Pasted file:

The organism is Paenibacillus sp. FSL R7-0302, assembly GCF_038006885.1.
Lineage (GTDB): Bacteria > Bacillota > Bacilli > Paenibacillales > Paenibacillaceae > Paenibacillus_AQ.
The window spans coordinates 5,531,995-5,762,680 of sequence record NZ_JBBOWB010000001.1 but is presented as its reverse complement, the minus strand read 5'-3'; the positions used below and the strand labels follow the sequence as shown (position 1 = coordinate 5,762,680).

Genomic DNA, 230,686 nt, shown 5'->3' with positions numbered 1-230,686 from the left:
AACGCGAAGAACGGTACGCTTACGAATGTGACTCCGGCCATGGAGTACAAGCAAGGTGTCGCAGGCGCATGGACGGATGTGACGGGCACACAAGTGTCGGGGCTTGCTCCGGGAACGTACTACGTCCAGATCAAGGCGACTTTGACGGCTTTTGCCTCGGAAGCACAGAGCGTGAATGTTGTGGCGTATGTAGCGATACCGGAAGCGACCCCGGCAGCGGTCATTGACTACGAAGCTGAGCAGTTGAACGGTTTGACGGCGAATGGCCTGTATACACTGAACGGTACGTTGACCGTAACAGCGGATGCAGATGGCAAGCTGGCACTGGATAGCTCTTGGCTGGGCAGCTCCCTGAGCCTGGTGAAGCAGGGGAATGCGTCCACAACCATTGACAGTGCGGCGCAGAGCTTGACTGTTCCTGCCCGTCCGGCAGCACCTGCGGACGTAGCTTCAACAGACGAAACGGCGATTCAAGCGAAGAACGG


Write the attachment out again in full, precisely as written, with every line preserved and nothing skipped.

The organism is Paenibacillus sp. FSL R7-0302, assembly GCF_038006885.1.
Lineage (GTDB): Bacteria > Bacillota > Bacilli > Paenibacillales > Paenibacillaceae > Paenibacillus_AQ.
The window spans coordinates 5,531,995-5,762,680 of sequence record NZ_JBBOWB010000001.1 but is presented as its reverse complement, the minus strand read 5'-3'; the positions used below and the strand labels follow the sequence as shown (position 1 = coordinate 5,762,680).

Genomic DNA, 230,686 nt, shown 5'->3' with positions numbered 1-230,686 from the left:
AACGCGAAGAACGGTACGCTTACGAATGTGACTCCGGCCATGGAGTACAAGCAAGGTGTCGCAGGCGCATGGACGGATGTGACGGGCACACAAGTGTCGGGGCTTGCTCCGGGAACGTACTACGTCCAGATCAAGGCGACTTTGACGGCTTTTGCCTCGGAAGCACAGAGCGTGAATGTTGTGGCGTATGTAGCGATACCGGAAGCGACCCCGGCAGCGGTCATTGACTACGAAGCTGAGCAGTTGAACGGTTTGACGGCGAATGGCCTGTATACACTGAACGGTACGTTGACCGTAACAGCGGATGCAGATGGCAAGCTGGCACTGGATAGCTCTTGGCTGGGCAGCTCCCTGAGCCTGGTGAAGCAGGGGAATGCGTCCACAACCATTGACAGTGCGGCGCAGAGCTTGACTGTTCCTGCCCGTCCGGCAGCACCTGCGGACGTAGCTTCAACAGACGAAACGGCGATTCAAGCGAAGAACGG